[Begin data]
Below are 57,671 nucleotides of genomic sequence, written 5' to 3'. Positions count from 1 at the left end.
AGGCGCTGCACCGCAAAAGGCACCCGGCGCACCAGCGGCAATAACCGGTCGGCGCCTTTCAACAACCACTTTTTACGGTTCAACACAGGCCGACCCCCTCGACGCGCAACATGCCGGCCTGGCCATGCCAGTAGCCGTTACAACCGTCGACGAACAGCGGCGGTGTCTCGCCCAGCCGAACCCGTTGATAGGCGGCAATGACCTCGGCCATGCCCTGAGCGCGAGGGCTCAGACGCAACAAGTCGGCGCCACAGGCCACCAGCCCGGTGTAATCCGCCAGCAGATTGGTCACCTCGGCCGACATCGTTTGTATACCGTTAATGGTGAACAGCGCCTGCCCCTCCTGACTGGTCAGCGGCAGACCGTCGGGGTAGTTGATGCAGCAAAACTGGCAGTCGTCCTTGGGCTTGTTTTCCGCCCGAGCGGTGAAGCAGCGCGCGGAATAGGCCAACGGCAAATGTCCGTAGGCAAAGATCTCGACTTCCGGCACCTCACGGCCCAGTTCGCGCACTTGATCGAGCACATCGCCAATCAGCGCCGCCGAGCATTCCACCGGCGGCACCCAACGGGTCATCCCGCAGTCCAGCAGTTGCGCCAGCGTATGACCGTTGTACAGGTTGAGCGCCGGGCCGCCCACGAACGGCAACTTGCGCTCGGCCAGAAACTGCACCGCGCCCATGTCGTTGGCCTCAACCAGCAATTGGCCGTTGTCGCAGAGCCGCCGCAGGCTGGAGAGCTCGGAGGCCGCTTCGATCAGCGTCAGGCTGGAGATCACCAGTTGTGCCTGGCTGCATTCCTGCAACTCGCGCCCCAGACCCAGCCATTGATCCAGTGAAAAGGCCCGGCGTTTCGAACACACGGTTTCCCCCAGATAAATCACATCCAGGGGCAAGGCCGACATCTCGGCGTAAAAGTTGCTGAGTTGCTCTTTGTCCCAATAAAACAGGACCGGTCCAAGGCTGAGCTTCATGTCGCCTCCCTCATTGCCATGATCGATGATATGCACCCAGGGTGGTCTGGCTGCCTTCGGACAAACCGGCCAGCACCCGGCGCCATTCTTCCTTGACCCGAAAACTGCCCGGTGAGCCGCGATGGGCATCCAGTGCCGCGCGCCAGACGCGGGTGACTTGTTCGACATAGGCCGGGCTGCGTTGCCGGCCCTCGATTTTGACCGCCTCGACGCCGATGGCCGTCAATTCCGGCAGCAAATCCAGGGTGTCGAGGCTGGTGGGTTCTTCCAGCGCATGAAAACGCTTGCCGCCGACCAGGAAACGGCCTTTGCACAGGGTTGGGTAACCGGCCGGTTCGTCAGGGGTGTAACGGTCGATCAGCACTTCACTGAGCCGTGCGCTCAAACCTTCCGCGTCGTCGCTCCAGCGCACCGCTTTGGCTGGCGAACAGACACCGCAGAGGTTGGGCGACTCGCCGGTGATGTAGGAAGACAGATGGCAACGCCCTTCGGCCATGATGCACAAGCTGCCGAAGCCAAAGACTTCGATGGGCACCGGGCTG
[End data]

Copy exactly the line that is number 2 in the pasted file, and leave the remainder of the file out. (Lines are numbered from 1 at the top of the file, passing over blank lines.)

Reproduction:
AGGCGCTGCACCGCAAAAGGCACCCGGCGCACCAGCGGCAATAACCGGTCGGCGCCTTTCAACAACCACTTTTTACGGTTCAACACAGGCCGACCCCCTCGACGCGCAACATGCCGGCCTGGCCATGCCAGTAGCCGTTACAACCGTCGACGAACAGCGGCGGTGTCTCGCCCAGCCGAACCCGTTGATAGGCGGCAATGACCTCGGCCATGCCCTGAGCGCGAGGGCTCAGACGCAACAAGTCGGCGCCACAGGCCACCAGCCCGGTGTAATCCGCCAGCAGATTGGTCACCTCGGCCGACATCGTTTGTATACCGTTAATGGTGAACAGCGCCTGCCCCTCCTGACTGGTCAGCGGCAGACCGTCGGGGTAGTTGATGCAGCAAAACTGGCAGTCGTCCTTGGGCTTGTTTTCCGCCCGAGCGGTGAAGCAGCGCGCGGAATAGGCCAACGGCAAATGTCCGTAGGCAAAGATCTCGACTTCCGGCACCTCACGGCCCAGTTCGCGCACTTGATCGAGCACATCGCCAATCAGCGCCGCCGAGCATTCCACCGGCGGCACCCAACGGGTCATCCCGCAGTCCAGCAGTTGCGCCAGCGTATGACCGTTGTACAGGTTGAGCGCCGGGCCGCCCACGAACGGCAACTTGCGCTCGGCCAGAAACTGCACCGCGCCCATGTCGTTGGCCTCAACCAGCAATTGGCCGTTGTCGCAGAGCCGCCGCAGGCTGGAGAGCTCGGAGGCCGCTTCGATCAGCGTCAGGCTGGAGATCACCAGTTGTGCCTGGCTGCATTCCTGCAACTCGCGCCCCAGACCCAGCCATTGATCCAGTGAAAAGGCCCGGCGTTTCGAACACACGGTTTCCCCCAGATAAATCACATCCAGGGGCAAGGCCGACATCTCGGCGTAAAAGTTGCTGAGTTGCTCTTTGTCCCAATAAAACAGGACCGGTCCAAGGCTGAGCTTCATGTCGCCTCCCTCATTGCCATGATCGATGATATGCACCCAGGGTGGTCTGGCTGCCTTCGGACAAACCGGCCAGCACCCGGCGCCATTCTTCCTTGACCCGAAAACTGCCCGGTGAGCCGCGATGGGCATCCAGTGCCGCGCGCCAGACGCGGGTGACTTGTTCGACATAGGCCGGGCTGCGTTGCCGGCCCTCGATTTTGACCGCCTCGACGCCGATGGCCGTCAATTCCGGCAGCAAATCCAGGGTGTCGAGGCTGGTGGGTTCTTCCAGCGCATGAAAACGCTTGCCGCCGACCAGGAAACGGCCTTTGCACAGGGTTGGGTAACCGGCCGGTTCGTCAGGGGTGTAACGGTCGATCAGCACTTCACTGAGCCGTGCGCTCAAACCTTCCGCGTCGTCGCTCCAGCGCACCGCTTTGGCTGGCGAACAGACACCGCAGAGGTTGGGCGACTCGCCGGTGATGTAGGAAGACAGATGGCAACGCCCTTCGGCCATGATGCACAAGCTGCCGAAGCCAAAGACTTCGATGGGCACCGGGCTG